Lorne Rubenstein writes in the Globe and Mail about Mike Weir’s struggles to close on Sunday. As is typical, especially when one has written a book on a subject, Rubenstein gets access to Weir, who rarely does Canadian interviews with anyone but the Globe’s golf writer (to be fair the Post did interview him in the spring, but it wasn’t a golf writer that spoke with him).
Anyway, Rubenstein focuses on Weir’s terrible final round scoring average (174th on tour — 72.53).
The response the question about scoring average receives from Weir is odd:
Weir’s asked himself another more important question. That one has to do with whether he’s still motivated to give the game everything he has.
“I was thinking about that the other day,” Weir said in a telephone interview Tuesday. “But I feel as motivated as ever. I still get up at 4:30 or 5 every morning excited about playing.”
That Weir even questions his own motivation suggests he’s become too comfortable. Rubenstein doesn’t appear to push him on this. Instead he asks:
But if Weir, 36, remains highly motivated, what’s been going on with his game? Why that high final-round average?
“It’s all the little up and downs that I haven’t been sharp with,” he said. “I might have spent too much time on my swing and not enough on my short game. I’ve been putting in the time the last while, though, and I just want to keep playing.”
Weir has some other interesting remarks:
“The game is so fine-tuned now,” Weir elaborated. “It used to be that if you lost one or two shots, you’d drop one spot. Now you drop 10 spots.”
That might be true, but Weir, a major winner, is supposed to be in the upper elite. The next question, about why everyone has gotten longer off the tee while Weir has actually lost distince (289 yards in his breakthrough year of 2003 versus 281.5 this year), doesn’t really receive an answer:
“When I first came out, maybe 10 or 20 guys were quite a bit longer than me,” he said. “I still hit the ball a decent distance when I’m swinging well, but now 80 or 90 guys are that much longer than me.”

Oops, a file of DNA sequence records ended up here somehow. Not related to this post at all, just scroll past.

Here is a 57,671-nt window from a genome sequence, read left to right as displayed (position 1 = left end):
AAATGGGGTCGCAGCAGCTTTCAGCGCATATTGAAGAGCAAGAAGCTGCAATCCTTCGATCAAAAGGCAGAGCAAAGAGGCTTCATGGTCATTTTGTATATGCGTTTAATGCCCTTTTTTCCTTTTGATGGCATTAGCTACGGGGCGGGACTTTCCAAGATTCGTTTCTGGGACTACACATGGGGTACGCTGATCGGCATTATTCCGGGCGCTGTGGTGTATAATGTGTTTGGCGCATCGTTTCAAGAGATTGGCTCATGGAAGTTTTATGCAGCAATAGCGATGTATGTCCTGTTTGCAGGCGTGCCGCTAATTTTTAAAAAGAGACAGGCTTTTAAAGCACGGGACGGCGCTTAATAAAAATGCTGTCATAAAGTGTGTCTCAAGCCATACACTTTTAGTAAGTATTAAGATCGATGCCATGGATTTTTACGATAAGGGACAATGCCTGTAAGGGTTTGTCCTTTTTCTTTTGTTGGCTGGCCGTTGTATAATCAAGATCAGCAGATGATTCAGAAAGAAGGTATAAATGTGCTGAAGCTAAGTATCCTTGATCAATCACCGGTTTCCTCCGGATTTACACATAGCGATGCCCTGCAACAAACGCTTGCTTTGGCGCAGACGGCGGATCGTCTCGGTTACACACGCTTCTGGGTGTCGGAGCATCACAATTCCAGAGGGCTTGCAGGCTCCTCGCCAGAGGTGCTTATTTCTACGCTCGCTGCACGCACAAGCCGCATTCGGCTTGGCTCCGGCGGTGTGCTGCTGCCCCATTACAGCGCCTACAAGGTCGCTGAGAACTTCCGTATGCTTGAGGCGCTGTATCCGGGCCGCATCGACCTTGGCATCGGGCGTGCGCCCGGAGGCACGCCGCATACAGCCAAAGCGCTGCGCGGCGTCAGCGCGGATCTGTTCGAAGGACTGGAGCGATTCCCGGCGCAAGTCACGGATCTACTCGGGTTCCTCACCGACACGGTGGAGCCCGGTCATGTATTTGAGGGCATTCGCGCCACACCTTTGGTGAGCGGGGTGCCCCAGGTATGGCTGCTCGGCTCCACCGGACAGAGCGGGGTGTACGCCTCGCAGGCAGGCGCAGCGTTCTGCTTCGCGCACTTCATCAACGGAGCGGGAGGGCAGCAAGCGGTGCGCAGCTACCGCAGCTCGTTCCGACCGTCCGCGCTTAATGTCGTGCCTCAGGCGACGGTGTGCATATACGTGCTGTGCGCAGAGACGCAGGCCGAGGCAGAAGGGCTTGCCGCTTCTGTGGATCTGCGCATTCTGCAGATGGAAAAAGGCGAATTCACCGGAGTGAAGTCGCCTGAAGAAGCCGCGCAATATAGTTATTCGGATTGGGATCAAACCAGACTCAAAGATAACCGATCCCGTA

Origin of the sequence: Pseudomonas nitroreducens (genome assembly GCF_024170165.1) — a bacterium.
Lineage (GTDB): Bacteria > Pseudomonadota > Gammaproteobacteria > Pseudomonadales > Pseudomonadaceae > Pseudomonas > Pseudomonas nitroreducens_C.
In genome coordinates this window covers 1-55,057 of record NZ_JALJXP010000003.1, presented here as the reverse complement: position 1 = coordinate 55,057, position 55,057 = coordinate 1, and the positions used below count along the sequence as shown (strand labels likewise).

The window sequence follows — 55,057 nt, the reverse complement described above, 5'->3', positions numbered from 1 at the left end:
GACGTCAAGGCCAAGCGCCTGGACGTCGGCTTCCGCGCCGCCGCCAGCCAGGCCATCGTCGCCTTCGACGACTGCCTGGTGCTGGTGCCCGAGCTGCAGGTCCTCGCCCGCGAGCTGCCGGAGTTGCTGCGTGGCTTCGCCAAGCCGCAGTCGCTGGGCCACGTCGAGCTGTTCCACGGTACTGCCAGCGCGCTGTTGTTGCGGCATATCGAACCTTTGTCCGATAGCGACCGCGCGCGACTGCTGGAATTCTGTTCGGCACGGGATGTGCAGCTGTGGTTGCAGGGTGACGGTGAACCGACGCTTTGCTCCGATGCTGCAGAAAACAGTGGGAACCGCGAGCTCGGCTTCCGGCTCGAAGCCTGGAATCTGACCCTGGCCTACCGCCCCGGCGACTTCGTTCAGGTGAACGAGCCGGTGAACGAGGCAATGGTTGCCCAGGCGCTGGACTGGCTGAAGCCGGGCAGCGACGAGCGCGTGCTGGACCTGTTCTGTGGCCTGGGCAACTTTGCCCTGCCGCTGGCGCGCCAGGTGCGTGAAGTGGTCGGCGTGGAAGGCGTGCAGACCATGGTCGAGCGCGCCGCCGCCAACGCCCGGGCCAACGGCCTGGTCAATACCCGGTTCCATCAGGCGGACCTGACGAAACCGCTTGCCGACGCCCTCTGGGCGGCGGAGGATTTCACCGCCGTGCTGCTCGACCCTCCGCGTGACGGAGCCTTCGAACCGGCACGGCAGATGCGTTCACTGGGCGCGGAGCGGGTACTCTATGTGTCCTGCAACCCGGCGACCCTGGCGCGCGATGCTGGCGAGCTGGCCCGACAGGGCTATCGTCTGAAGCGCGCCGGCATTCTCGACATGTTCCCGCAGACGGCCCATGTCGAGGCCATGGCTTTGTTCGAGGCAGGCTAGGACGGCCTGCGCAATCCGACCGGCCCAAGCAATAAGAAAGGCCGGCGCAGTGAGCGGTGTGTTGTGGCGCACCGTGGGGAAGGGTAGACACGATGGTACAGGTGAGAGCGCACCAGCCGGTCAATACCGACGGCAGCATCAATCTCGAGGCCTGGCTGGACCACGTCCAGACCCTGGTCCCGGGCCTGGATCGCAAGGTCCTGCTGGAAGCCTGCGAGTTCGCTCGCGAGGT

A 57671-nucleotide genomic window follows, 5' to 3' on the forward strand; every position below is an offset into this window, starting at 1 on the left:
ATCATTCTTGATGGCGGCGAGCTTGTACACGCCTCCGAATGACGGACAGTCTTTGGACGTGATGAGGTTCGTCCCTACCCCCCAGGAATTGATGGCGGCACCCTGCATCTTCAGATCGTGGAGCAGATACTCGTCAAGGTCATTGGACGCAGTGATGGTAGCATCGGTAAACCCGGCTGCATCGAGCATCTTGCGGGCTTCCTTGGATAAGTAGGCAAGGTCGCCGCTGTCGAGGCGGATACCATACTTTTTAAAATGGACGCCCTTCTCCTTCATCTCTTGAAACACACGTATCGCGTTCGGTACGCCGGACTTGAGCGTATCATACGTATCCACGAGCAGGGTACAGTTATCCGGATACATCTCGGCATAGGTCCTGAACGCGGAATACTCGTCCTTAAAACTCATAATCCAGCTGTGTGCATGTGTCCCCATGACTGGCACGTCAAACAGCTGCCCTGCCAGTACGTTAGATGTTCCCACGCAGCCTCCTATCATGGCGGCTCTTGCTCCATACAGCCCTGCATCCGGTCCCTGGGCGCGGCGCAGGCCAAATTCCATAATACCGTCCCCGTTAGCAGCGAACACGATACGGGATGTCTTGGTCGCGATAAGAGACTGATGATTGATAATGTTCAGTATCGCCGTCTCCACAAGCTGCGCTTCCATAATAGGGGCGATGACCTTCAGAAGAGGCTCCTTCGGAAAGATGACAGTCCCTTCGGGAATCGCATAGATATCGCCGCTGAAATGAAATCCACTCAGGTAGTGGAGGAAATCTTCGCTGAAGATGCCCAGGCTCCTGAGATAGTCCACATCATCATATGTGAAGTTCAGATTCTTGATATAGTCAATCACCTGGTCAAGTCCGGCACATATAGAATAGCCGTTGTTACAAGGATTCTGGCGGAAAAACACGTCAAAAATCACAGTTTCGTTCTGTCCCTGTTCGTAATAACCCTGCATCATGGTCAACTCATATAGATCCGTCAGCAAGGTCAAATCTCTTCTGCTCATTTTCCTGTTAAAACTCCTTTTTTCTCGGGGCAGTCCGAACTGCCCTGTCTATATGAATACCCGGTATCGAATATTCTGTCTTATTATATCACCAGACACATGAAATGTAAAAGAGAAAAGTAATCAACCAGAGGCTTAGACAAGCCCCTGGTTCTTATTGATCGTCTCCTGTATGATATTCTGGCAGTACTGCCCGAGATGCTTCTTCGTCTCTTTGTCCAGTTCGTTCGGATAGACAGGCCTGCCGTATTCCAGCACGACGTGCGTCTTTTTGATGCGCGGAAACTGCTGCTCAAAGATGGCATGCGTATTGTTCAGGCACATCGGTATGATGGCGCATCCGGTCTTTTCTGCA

Mike Wilson has long been Weir’s swing coach. But with Weir getting shorter off the tee (and older, obviously), it appears he’s headed the wrong way. There has been a little discussion that perhaps Weir needs to make a coaching change, but there’s no reference to it in Rubenstein’s piece. However, being 172th in driving distance puts pressure on all the other elements of Weir’s game. Clearly the pressure is now too much. Weir’s putting average is a terrific 13th on tour this year, despite the Sunday stumbles. One can only wonder where Weir would be if that putting average was 173rd, like it was last year.
Lorne’s full story is here.
Q-School kicked off yesterday, with Alan McLean shooting 66 to tie for fourth. Nice start for Alan. Here is a list of all of the Canadians in the Q-School first round field:
FIRST STAGE (11 four-day tournaments)
1. Dayton Valley Country Club, Dayton, Nev.: Mike Mezei (Lethbridge, Alta.), Graham DeLaet (Weyburn, Sask.).
2. Florence Country Club, Florence, S.C.: Ahmad Bateman (Windsor, Ont.), Derek Gillespie (Oshawa, Ont.), Carl Desjardins (Blainville, Que.), Alan McLean (London, Ont.), Kevin Senecal (Montreal), J.C. Deacon (Toronto).
3. Grasslands Golf and Country Club, Lakeland, Fla.: Matt McQuillan (Kingston), Eric Couture (Boisbriand, Que.).
4. Lantana Golf Club, Lantana, Tex.: Adam Speirs (Winnipeg), Lee Curry (Ottawa), Jamie Kurelek (Calgary), Kent Fukushima (Grande Prairie, Alta.), Bryn Parry (North Vancouver, B.C.).
5. Cypresswood Golf Club, Spring, Tex.: Brian McCann (Mississauga), James Lepp (Abbotsford, B.C.), Dean Kennedy (Vancouver), Danny King (Milton, Ont.), Charlie Woo (Markham, Ont.), Zoltan Veress (Kitchener, Ont.).